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Which prophecies did Jesus fulfill as to be the Messiah?

Discussion in 'Religious Debates' started by Me Myself, Nov 6, 2013.

  1. metis

    metis aged ecumenical anthropologist

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    Again, I gotta be quick, so sorry for that.

    The above questioning of the whether divine inspiration is to be found in Torah was echoed by Aquinas, but taking that position creates some rather serious problems, such as how does one take that position and then turn around and say that the quotations attributed to Jesus are in any way accurate?

    Secondly, why are only some of the "moral obligations" a requirement, and exactly how does the church derive which Laws are to be followed and which are OK to ignore? IOW, which Laws were divinely inspired and which were not, and exactly how does one go about telling the difference?

    Finally, Jesus, the apostles, and Paul were all Jewish and, therefore, the Law-- all of the Law-- pertains to each of them. Since they set up a new Jewish sect, how is it that one could join that Jewish sect and not be circumcised, which is required by both the Covenant and the Law?

    Just some questions to consider, but I'm finally out of here, so take care and...

    shalom.
     
  2. nazz

    nazz Doubting Thomas

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    I hope not. I hope I am past that sort of thing. I've got no dog in this fight but am just doing my best to understand what is presented in the Christian Scripture. I no longer regard it as the inerrant Word of God so that takes a lot of pressure off trying to defend a view or make it all consistent.

    Well keep in mind that Gentiles were never required to observe the entirety of Jewish law anyway. So saying they "walked away from it" isn't accurate. The issue again is what Jewish Christians should observe. And the church split on that issue which is why the sect of the Nazoreans and Ebionites arose.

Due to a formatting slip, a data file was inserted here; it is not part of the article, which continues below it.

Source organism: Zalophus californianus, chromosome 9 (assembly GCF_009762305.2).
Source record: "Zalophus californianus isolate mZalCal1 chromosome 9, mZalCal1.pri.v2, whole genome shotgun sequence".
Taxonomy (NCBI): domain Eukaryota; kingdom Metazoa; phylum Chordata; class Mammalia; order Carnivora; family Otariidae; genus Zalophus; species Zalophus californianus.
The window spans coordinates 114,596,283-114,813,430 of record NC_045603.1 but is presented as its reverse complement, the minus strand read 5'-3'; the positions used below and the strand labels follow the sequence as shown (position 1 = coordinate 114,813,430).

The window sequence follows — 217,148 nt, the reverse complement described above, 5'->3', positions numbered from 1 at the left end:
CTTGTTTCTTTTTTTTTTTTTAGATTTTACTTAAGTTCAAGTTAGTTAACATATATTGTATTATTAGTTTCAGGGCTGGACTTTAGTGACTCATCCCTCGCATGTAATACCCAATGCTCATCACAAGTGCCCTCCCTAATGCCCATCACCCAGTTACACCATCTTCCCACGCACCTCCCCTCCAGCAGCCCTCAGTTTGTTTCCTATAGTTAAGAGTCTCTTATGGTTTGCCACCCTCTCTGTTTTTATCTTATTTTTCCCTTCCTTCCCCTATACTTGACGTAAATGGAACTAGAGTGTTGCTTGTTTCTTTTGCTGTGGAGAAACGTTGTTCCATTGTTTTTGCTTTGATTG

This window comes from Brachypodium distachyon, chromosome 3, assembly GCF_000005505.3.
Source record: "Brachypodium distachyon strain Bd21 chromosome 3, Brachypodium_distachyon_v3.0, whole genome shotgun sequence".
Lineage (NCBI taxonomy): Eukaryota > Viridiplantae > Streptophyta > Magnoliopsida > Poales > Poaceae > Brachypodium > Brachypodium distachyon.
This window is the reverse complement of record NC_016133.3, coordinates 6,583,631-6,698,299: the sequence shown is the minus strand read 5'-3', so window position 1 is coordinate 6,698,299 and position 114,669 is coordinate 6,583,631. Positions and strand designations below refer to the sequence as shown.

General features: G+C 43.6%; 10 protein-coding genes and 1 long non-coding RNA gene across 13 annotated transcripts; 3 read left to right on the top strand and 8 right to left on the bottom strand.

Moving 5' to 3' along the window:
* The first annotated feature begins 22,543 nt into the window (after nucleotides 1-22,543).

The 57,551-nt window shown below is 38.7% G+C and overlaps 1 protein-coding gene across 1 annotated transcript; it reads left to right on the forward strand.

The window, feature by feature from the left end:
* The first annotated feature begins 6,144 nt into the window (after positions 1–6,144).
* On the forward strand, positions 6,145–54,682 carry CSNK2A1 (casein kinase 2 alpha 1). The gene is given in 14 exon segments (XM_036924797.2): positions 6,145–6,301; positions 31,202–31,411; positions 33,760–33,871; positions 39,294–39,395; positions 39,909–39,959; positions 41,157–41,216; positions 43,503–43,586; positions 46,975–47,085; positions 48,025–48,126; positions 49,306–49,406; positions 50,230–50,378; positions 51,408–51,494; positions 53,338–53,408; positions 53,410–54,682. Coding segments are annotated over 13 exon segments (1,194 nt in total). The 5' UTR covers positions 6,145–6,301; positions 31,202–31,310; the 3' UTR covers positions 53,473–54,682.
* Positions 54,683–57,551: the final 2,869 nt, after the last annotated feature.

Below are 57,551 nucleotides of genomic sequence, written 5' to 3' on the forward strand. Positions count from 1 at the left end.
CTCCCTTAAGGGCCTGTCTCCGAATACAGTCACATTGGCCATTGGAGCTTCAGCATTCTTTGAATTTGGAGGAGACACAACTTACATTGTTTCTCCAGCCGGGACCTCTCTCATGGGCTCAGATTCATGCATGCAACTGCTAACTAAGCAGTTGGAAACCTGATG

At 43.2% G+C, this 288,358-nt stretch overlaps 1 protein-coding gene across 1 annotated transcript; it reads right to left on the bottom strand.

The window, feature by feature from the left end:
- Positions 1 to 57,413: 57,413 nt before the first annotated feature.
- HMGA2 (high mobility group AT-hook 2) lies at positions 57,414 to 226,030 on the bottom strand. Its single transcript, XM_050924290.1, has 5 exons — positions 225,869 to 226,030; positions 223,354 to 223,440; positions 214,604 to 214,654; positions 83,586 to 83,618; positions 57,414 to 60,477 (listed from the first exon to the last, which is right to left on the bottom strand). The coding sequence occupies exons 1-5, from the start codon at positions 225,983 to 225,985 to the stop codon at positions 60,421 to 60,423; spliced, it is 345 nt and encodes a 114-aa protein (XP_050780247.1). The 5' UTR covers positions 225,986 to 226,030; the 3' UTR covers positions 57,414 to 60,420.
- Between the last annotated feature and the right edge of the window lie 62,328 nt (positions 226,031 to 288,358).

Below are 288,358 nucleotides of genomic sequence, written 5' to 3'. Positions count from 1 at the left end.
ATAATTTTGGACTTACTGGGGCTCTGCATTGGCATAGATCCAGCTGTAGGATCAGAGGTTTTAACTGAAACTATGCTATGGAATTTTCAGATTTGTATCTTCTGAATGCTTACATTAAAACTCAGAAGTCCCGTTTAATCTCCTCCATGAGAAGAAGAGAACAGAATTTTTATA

I actually agree. And I believe in neither.

    Yes, I agree. I was just trying to explain what I think was Paul's reasoning.
     
  3. nazz

    nazz Doubting Thomas

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    For me I am coming from a belief that Jesus was God incarnate and actually a God that was previously unknown. So not in every way like the deity of the Tanakh. So of course there would be disagreement on what came from God (the one Jesus revealed) and what did not.

    The usual answer to that is whatever is echoed in the NT is valid for Christians.

    One could if one was a Gentile.
     
  4. Shermana

    Shermana Heretic

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    #464 Shermana, Nov 22, 2013
    Last edited: Nov 22, 2013
  5. Shermana

    Shermana Heretic

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    And again, there is a difference between "The early church" and the "Later early church" which was made up of gentiles. The Jerusalem Church most likely did not include gentiles. It's important to not look at the proto-orthodox groups (many of them likely inspired by Marcion even if they viewed him as a heretic later) and not let them be the representative of the totality of the movement, even if they came to dominate in numbers (i.e. a lot more gentiles than Jews in the Empire).

    It's quite obvious that not ALL the "Early Church" backed away from the Law, or the "heresy hunters" wouldn't be so hard pressed against the "Judaizers", the "Nazarenes" and their close cousins the Ebionites.

    There was indeed a "Schism" but it's not right to include the break-away from the Jerusalem Sect as "The early church". There is evidence that the Nazarene communities existed even until the 11th century in Arabia. So no, observance of the Law does not completely disappear by the 5th century. And it's highly unlikely the 11th century "Nazoreans" simply fizzled out as well in my view. They just simply became the minority. But that should not be a reflection on the totality of Christianity's origin altogether.
     
    #465 Shermana, Nov 22, 2013
    Last edited: Nov 22, 2013
  6. nazz

    nazz Doubting Thomas

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    Well I follow Jesus, not Arius. Jesus is reported to have said:

    All things have been delivered to Me by My Father, and no one knows the Son except the Father. Nor does anyone know the Father except the Son, and the one to whom the Son wills to reveal Him.


    I have my understanding of Jesus' teachings going on. I don't agree with Marcion.

    All part of a view I used to hold myself. What finally broke it was asking the question why would Jesus expect Gentiles to observe the entire Torah rather than just the Noachide laws? I could not come up with a good reason why he would.
     
  7. Shermana

    Shermana Heretic

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  8. roger1440

    roger1440 I do stuff